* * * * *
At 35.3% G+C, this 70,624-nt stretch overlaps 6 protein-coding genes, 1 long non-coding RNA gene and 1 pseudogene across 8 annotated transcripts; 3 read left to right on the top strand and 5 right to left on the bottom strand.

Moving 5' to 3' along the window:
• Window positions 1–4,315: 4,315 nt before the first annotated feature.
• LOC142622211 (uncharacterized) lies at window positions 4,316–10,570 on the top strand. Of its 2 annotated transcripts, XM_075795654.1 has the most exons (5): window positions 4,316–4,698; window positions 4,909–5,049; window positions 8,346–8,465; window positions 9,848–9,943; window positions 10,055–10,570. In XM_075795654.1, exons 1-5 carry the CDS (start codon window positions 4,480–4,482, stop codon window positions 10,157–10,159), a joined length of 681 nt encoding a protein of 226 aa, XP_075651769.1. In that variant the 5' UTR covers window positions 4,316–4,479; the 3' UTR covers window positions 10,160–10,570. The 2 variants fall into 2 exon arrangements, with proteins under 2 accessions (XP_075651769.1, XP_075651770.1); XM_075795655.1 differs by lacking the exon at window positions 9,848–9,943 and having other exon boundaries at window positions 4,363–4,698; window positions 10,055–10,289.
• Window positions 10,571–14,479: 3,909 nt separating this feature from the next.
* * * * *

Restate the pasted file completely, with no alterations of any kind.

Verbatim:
At 35.3% G+C, this 70,624-nt stretch overlaps 6 protein-coding genes, 1 long non-coding RNA gene and 1 pseudogene across 8 annotated transcripts; 3 read left to right on the top strand and 5 right to left on the bottom strand.

Moving 5' to 3' along the window:
• Window positions 1–4,315: 4,315 nt before the first annotated feature.
• LOC142622211 (uncharacterized) lies at window positions 4,316–10,570 on the top strand. Of its 2 annotated transcripts, XM_075795654.1 has the most exons (5): window positions 4,316–4,698; window positions 4,909–5,049; window positions 8,346–8,465; window positions 9,848–9,943; window positions 10,055–10,570. In XM_075795654.1, exons 1-5 carry the CDS (start codon window positions 4,480–4,482, stop codon window positions 10,157–10,159), a joined length of 681 nt encoding a protein of 226 aa, XP_075651769.1. In that variant the 5' UTR covers window positions 4,316–4,479; the 3' UTR covers window positions 10,160–10,570. The 2 variants fall into 2 exon arrangements, with proteins under 2 accessions (XP_075651769.1, XP_075651770.1); XM_075795655.1 differs by lacking the exon at window positions 9,848–9,943 and having other exon boundaries at window positions 4,363–4,698; window positions 10,055–10,289.
• Window positions 10,571–14,479: 3,909 nt separating this feature from the next.